Aug 25, 2016

Is Cannes’ burkini ban so different from Bondi’s bikini one?

Parts of France have banned the modest Muslim swimming costume known as the "burkini". Is forcing women to disrobe in public really the way to stop radical Islam? Lawyer and author Michael Bradley looks at parallels to Bondi's infamous bikini ban in the 1950s.

A woman wearing a burkini

“I have noticed that the girls who wear sensible one-piece costumes are full of sound sense.” — Bondi Life Guard, 1956.


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11 thoughts on “Is Cannes’ burkini ban so different from Bondi’s bikini one?

  1. CML

    What a lot of hogwash!
    France is a secular country…and Australia is supposed to be. I would be the last person in this country to have anything in common with the likes of Hanson and co, but as an atheist, the displaying of ‘religious’ clothing, trinkets etc. by ANYONE, grossly offends me.
    The covering of faces by women for any reason demeans the individual and makes them into a ‘non-person’…we should not encourage such behaviour in this country. You can talk about a person’s ‘right’ to wear what they like, but only the truly indoctrinated would see this as anything else but gross misogyny.
    If you have an argument against this…could you please explain why MEN don’t have to cover their faces???

    1. Robert Beverley

      So individual choice is only acceptable when it aligns with your personal ideology? Sounds like religious dogma to me.

      1. CML

        I didn’t say that…just answer the question!!!
        And while you are at it, why is ‘religion’ allowed to impinge on the law and culture of a SECULAR country?
        Spare me from your accusation of ‘religious dogma’…I thoroughly dislike ALL religions and the damage they cause to people and nations all over the planet.
        They can all carry on with their fairies at the bottom of the garden nonsense in private, and leave the rest of us in peace!!

      2. AR

        Freedom of religion is a western concept which is anathema in islam.
        It now needs to be updated to freedom FROM religion.
        Religiously deluded people should keep their manias private and certainly NOT be allowed to inculcate children.

    2. Woopwoop

      Irrelevant. This article is about the burkini, which doesn’t cover the face.

  2. [email protected]

    At the tender age of 66, I have seen a lifetime of people telling me what to wear and enforcing dress restrictions .. with a modicum of modesty, people should be able to be inappropriate, embarrasing to themselves and/or should be allowed to express who they are by their appearance. I too am an athiest .. but I have to live and socialise with many friends of various beliefs.. (I understand their need to believe in something and I appreciate their friendships) .. perhaps we should ban Goth Attire and Cyclists in Lycra adorning our cafe’s.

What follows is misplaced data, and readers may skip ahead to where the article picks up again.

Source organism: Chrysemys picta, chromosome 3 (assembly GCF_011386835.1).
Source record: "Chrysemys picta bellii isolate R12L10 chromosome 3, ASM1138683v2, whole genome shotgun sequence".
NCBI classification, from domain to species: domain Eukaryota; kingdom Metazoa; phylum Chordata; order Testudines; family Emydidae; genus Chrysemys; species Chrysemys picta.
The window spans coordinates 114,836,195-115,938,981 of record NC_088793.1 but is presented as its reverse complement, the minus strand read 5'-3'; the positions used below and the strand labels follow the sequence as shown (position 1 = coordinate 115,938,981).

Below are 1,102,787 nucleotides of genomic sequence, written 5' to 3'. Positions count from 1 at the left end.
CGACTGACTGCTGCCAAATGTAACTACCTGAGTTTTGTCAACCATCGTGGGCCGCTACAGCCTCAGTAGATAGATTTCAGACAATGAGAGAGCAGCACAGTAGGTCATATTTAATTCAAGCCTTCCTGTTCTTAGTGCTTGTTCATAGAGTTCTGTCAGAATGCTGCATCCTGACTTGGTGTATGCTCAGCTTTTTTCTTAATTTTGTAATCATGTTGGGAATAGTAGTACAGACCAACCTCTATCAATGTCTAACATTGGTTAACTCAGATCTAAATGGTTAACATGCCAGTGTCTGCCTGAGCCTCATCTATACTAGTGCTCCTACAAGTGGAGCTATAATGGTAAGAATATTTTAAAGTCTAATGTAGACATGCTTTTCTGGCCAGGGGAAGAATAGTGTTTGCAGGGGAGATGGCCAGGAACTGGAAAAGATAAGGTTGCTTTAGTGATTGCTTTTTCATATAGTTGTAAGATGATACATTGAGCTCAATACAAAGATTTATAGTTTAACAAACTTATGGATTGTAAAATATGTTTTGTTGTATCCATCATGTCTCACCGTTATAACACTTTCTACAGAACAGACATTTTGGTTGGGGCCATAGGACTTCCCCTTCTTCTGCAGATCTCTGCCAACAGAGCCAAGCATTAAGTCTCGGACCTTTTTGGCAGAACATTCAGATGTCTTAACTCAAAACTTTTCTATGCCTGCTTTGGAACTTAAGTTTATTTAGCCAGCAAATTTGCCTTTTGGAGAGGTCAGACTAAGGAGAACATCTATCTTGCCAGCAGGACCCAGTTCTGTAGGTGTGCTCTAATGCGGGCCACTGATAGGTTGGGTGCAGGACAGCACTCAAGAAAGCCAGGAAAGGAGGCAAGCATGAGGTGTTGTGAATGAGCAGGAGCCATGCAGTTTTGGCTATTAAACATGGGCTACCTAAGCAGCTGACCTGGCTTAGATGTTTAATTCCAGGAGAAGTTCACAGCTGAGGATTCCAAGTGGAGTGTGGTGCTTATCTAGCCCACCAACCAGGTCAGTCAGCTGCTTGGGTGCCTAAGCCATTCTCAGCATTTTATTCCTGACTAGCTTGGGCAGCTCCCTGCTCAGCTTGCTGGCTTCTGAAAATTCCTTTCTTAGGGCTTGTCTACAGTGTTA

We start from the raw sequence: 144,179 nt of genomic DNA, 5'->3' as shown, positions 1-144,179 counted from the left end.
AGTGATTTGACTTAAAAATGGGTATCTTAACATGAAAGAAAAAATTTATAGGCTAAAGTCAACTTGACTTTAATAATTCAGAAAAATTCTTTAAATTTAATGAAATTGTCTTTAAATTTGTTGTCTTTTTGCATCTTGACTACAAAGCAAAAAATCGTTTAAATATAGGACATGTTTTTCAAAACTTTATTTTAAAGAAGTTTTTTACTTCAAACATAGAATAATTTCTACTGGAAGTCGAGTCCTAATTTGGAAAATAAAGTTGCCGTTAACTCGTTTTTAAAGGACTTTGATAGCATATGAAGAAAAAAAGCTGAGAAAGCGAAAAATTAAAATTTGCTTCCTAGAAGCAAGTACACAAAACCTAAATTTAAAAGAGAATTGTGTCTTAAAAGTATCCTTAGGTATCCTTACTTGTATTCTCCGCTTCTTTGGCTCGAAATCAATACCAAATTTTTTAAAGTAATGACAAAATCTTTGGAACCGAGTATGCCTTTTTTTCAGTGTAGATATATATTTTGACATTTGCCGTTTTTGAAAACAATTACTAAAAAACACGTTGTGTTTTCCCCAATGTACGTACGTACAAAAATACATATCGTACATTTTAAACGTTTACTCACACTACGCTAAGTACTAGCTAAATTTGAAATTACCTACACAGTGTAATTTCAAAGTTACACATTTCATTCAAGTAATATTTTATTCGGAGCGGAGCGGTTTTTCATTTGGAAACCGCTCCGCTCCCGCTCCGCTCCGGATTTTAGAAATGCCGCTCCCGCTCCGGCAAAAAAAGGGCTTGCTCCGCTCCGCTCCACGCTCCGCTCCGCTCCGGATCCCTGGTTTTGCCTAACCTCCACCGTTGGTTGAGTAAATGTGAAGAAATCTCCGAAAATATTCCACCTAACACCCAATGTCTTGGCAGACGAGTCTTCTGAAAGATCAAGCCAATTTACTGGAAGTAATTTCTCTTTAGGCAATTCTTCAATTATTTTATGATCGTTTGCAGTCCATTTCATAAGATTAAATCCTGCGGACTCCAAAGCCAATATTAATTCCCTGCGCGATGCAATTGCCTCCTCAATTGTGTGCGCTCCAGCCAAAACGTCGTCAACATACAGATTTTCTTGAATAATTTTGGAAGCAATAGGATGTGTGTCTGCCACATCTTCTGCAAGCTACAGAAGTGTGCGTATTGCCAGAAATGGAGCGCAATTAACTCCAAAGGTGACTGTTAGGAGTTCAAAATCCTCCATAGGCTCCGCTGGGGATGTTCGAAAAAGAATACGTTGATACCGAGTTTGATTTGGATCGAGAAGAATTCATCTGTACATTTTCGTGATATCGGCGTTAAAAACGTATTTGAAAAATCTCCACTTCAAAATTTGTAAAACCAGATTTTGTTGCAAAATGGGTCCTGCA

3. [email protected]

    also, what about all those orthodox Jewish people I keep running into .. with their wierd black suits, hats and beards .. and lets insist that Sikhs cut their hair .. this could drag on all night (oh .. drag queens); not to mention camel toe .. the French have lost the plot.

  4. AR

    Anyone want an ambulance chaser? Apply to author.
    To attempt to equate Bondi with burqas is as perfect an example of the amorality of shysters as could be imagined.
    The point was that the bikini ban failed because free people thought it irrelevant.
    The burqa ban is entirely different – the deliberate confrontation by an irrational, totalitarian theocracy of the 21stC should be resisted by everyone who chooses to think for themselves.
    Does anyone seriously think that this criis du jour was NOT a carefully prepared publicity stunt?
    If so, I have a couple of bridges to sell, cheep-cheep coz you my special friend.

    1. CML

      Second last sentence…right on, AR!
      7.30 I noted in passing fell for it…did a segment on the Australian designer and producer of the offending garment, in an effort to justify her troublesome innovation!!

  5. Kevin_T

    Quote: “The burkini ban is a temporary law, justified by the desirability of reducing social tensions ….”

    Actually, in that series of photo’s of the French police officers, the victimised woman, and other people visible on the beach, you can pretty much pinpoint the cause and heightening of social tensions in that particular action.

    The other beach-goers don’t really appear to have been concerned about the woman lying on the beach wearing what she chose to wear on that day. The heavy handed approach on the other hand, has to have caused tensions….

  6. Iain MacPhail

    Slow down a minute, there. France has a self-image issue. There’s an underlay in place even before we start to think ‘Muslim’. Here’s part of a recent letter from France:
    ‘You will be amused to know that I was kicked out of a public swimming pool because I was wearing Australian board-short style swimmers … various others of both sexes were in the skimpiest of bikinis and speedos which left nothing to the imagination.’

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